at a rate much higher than the rate at which new life forms can
be found and sustained. As much as 95 percent of the Atlantic
Coastal Forest of eastern Brazil has already been destroyed. On
the island of Madagascar, where 80 percent of the flowering
plants are believed to be endemic - occurring nowhere else in
the world - well over half of the original forest cover has been
removed or seriously disturbed. In the Hawaiian archipelago,
where the rate of endemism is higher than 90 percent, 14 percent
of the flora is already believed to be extinct.
Although extinction is a natural process, biologists estimate
that the present rate of global species extinctions is 400 times
higher than occurs naturally - and the rate of extinction is
rapidly accelerating. As populations increase in tropical
countries, greater areas of forest lands will be cleared and
countless more species of plants and animals will die out.
There are hidden implications to this loss of diversity.
Although rainforests are often considered only for their
valuable timber or the eventual crop or pasture land which
remains after the timber has been extracted, they are much more
valuable. Tropical ecosystems can yield a wealth of valuable
non-timber materials on a renewable basis. They can, for
example, significantly decrease the dependence of many Third
World countries on western pharmaceutical products.
Since the Stone Age, plants have traditionally served as the
world's most important weapon against disease. Only recently,
with the advent of modern technology and synthetic chemistry,
have developed countries been able to reduce their almost total
dependence on the Plant Kingdom for medicines.
Still, almost half of all prescription drugs dispensed in the
United States contain substances of natural origin - and over 50
percent of these medications contain a plant-derived principal.
In 1974 alone, the United States imported $24.4 million of
medicinal plants and in 1985. U.S consumers purchased over $8
billion worth of prescriptions in which the active ingredients
were extracted from plants.
Although many plant species are still unknown to scientists in
the developed world, tribal people who inhabit tropical forests
have understood and used this diversity for both food and
medicine. A single Amazonian tribe may use over 100 species of
plants for medicinal purposes alone.
Some of these tropical plants are used in the West as sources of
direct therapeutic agents. The alkaloid D-tubocurarine is
extracted from the South American jungle liana Chondrodendron
tomentosum and is widely used as a muscle relaxant in surgery.
Chemists have so far been unable to produce this drug
synthetically in a form which has all the attributes of the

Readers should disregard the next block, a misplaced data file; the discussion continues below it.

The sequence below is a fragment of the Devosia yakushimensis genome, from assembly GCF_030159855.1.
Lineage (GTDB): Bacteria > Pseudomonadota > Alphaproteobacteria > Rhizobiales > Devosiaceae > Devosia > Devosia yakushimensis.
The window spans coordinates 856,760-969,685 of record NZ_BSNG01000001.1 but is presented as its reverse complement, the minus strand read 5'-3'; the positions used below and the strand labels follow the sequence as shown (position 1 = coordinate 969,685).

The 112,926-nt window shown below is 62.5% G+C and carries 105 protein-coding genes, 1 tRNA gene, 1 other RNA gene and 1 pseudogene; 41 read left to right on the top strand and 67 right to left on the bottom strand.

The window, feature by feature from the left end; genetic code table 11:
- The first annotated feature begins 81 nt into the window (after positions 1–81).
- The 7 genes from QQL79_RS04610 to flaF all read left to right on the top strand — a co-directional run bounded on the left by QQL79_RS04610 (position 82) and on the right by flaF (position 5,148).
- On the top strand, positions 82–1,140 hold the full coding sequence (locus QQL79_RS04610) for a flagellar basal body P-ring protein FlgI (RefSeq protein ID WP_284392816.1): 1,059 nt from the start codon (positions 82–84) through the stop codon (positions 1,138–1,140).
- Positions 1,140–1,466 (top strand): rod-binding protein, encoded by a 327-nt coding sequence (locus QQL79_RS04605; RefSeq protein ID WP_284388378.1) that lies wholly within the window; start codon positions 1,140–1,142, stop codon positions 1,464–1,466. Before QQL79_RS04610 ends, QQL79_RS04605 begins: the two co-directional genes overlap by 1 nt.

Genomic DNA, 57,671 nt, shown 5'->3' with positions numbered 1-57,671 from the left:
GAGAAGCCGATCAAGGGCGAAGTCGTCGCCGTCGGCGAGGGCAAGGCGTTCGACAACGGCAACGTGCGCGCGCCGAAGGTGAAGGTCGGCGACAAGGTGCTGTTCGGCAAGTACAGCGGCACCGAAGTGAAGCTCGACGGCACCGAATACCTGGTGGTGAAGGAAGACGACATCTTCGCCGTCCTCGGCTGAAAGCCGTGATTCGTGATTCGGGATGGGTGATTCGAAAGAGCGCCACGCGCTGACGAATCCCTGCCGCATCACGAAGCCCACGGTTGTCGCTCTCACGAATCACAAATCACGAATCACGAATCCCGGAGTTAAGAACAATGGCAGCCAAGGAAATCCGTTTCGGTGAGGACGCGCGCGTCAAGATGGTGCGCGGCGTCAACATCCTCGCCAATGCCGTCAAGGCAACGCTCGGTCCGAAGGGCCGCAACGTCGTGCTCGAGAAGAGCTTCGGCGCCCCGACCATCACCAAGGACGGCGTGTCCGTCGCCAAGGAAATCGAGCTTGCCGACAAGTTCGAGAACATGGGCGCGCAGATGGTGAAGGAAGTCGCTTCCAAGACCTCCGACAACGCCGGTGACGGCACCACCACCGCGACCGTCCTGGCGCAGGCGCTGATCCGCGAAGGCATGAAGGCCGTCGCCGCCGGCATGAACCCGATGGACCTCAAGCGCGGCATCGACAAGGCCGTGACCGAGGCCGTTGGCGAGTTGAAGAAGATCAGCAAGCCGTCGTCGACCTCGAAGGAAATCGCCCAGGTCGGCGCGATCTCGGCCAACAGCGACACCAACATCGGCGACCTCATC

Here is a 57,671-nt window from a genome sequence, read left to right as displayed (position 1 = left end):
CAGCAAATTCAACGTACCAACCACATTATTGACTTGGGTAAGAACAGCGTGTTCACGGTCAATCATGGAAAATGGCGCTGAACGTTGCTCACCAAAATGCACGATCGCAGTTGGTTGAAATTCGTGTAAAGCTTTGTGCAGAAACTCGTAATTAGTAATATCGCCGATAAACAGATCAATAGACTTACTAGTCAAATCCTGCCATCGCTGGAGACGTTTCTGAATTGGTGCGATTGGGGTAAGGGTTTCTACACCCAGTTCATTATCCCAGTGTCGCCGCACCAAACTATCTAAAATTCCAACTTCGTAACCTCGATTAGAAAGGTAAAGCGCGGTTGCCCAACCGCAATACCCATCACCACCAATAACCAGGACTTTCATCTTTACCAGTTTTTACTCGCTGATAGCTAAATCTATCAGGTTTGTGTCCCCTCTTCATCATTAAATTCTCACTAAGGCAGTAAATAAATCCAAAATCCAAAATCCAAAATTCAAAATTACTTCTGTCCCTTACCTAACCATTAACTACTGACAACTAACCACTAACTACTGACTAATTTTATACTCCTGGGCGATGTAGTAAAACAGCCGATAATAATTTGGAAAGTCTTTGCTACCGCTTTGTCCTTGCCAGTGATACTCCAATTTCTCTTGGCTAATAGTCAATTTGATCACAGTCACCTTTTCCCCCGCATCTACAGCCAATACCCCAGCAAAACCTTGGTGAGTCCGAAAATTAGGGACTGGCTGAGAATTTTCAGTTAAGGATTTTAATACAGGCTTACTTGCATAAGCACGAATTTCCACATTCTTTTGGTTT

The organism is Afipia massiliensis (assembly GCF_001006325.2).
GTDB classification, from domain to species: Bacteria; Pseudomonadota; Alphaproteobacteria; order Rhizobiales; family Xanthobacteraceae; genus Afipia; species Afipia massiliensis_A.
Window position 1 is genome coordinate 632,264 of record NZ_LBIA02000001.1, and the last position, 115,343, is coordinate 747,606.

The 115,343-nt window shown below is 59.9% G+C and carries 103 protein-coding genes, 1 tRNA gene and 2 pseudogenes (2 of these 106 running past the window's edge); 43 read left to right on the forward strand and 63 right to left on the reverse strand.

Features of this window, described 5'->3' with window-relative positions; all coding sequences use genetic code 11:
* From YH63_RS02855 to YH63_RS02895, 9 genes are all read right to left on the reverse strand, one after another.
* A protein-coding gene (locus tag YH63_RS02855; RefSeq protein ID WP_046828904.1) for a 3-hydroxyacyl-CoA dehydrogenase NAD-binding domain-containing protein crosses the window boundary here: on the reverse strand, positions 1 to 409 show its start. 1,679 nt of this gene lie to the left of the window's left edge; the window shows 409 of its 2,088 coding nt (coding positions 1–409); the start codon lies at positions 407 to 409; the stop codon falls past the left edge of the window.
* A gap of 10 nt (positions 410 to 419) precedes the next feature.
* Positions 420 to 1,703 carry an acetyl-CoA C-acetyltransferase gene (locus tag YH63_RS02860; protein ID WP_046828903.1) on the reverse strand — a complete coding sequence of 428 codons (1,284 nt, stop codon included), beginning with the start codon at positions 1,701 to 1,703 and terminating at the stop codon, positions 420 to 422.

Harvesting of medicinal plants is often less costly than
artificial drug synthesis. In 1973, less than 10 percent of the
76 drug compounds from plants used in U.S. prescription drugs
were produced commercially by total chemical synthesis. In the
mid-1970s, for example, the synthesis of reserpine, an important
hypotensive agent extracted from Rauwaolfia, cost approximately
$1.25 per gram while the cost of extracting it from the plant
was only about $.75 per gram.
Tropical plants are used to create more complex semi-synthetic
compounds as well. Saponin extracts, for example, are chemically
altered to produce sapogenins necessary for the manufacture of
steroidal drugs. Until recently, 95 percent of all steroids were
obtained from extracts of neotropical yams.
In addition, tropical plants serve as models for new synthetic
compounds. Cocaine, a product of the coca plant, has served as
a model for the synthesis of a number of local anesthetics such
Some plant species can yield a large number of beneficial
derivatives. The rosy periwinkle, native to Madagascar, is the
source of over 75 alkaloids, two of which are used to treat
childhood leukemia and Hodgkin's disease with a very high
success rate. Annual sales of these alkaloids worldwide in 1980
were estimated to reach $50 million wholesale, the retail markup
is an additional 100 percent.
The potential for undiscovered plant species is enormous. One
study of tropical plants found that 70 percent of the plants
known to possess some kind of anti-cancer compounds are
indigenous to the lowland tropics. Yet only a minute portion of
tropical plant species have been screened for their anti-cancer
potential. Another study concluded that 8,000 neotropical plant
species probably have anti-cancer properties. And numerous
species of plants in the Amazon have been used for years by
forest tribes as natural contraceptives.
The value of such plants isn't limited to countries that can
afford to chemically modify them. The World Health Organization
has estimated that 80 percent of the people in the world rely on
traditional medicine from natural sources for primary health
care needs. Several African and Asian nations have begun to
encourage traditional medicine as an integral component of their
public health care programs. Indigenous medicines are relatively
inexpensive, locally available, and usually readily accepted by
the local populace. The establishment of local pharmaceutical
firms could mean jobs, reduced import expenditures, and foreign
exchange for the developing world. And it could spawn increased
documentation of traditional ethnomedical lore. Most important,
these firms - and in turn the people of the country - would have
a vital stake in the conservation and sustainable use of the
The potential of tropical plants goes far beyond their medicinal
uses. The world's food supply can be increased substantially by